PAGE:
Foot pain: causes, treatment and prevention
Updated: February 2020
In addition to their essential role in helping you to balance, supporting your bodyweight, and absorbing the impact from the ground, your feet are complex structures, each comprising 26 bones and many joints, muscles, ligaments and tendons, all of which are served by a network of nerves and blood vessels. This complexity explains why there are so many potential causes of foot pain, which may also come from somewhere other than the foot itself.
Causes and symptoms of foot pain
You may feel foot pain on the top side of your foot or underneath it (e.g. in the sole of the foot or the heel), at the front (in the toes and toenails), or at the back of your foot (Achilles tendon). Other symptoms associated with the pain can range from swelling and stiffness in your foot to redness, among other things.
Foot pain can have a number of causes, including problems with your muscles, joints, bones, ligaments, tendons or nerves, for example. It can be caused by injury (e.g. tendinitis or a fracture), a deformity or malformation of the foot (such as hallux valgus or ‘bunions’, flat feet, or club foot), a condition affecting your joints (like arthritis), an infection (such as a verruca), or a problem with your veins (such as phlebitis, an inflamed vein).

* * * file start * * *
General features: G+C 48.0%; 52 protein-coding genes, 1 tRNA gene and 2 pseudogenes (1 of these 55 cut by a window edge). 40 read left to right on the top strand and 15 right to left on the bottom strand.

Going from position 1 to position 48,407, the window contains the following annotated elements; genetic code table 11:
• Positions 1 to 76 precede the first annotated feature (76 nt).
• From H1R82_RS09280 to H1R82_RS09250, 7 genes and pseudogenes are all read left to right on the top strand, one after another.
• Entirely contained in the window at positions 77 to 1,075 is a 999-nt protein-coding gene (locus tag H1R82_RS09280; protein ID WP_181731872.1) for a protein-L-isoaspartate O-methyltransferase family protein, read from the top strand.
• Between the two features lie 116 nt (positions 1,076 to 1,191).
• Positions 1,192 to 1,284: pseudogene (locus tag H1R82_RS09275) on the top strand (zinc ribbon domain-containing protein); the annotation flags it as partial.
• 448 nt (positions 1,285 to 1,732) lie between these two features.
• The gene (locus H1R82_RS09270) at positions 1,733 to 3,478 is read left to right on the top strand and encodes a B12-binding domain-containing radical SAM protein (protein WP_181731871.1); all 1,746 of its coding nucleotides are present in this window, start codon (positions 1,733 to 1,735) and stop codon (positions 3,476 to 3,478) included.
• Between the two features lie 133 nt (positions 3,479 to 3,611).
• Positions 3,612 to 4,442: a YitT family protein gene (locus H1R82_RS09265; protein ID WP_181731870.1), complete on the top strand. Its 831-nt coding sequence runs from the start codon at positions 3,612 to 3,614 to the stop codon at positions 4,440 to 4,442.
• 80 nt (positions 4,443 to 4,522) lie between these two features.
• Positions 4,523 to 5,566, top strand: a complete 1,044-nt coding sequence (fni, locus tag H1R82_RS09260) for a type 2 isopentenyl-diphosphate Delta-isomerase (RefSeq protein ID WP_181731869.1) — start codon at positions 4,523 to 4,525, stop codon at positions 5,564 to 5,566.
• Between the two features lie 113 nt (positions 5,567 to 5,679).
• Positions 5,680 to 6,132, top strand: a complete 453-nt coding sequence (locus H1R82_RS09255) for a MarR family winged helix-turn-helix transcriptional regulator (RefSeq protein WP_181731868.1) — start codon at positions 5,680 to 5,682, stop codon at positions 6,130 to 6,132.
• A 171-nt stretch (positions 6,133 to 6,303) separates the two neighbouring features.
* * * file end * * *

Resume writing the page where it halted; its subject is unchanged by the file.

Treating foot pain
How foot pain is treated will depend on its cause, which is why it’s important that you talk to your doctor, who will try to determine the cause of the pain. For example, if you have been injured, your doctor will prescribe rest, applying an ice pack, and a course of anti-inflammatory drugs. If the pain is caused by your joints, you will be offered painkillers or even injections to relieve the pain. For pain associated with malformations, you may be prescribed special insoles, or even surgery in certain cases.
There are also some methods which offer drug-free relief from muscle and joint pain. This is a key feature of the OMRON HeatTens range of pain relievers, which relieve this type of pain by using a combination of soothing heat and Transcutaneous Electrical Nerve Stimulation (TENS).
Preventing foot pain
In order to prevent foot pain, there are certain risk factors that you could reduce. It is essential to wear good shoes – neither too high nor too flat (a 2–3 cm heel is ideal). They should support your foot without compressing it, and should be suitable for your needs (e.g. the right size, with shock-absorbing soles), especially when it comes to sports shoes. You should try to maintain a healthy weight, since this has a direct influence on the state of our feet, which support our bodyweight.
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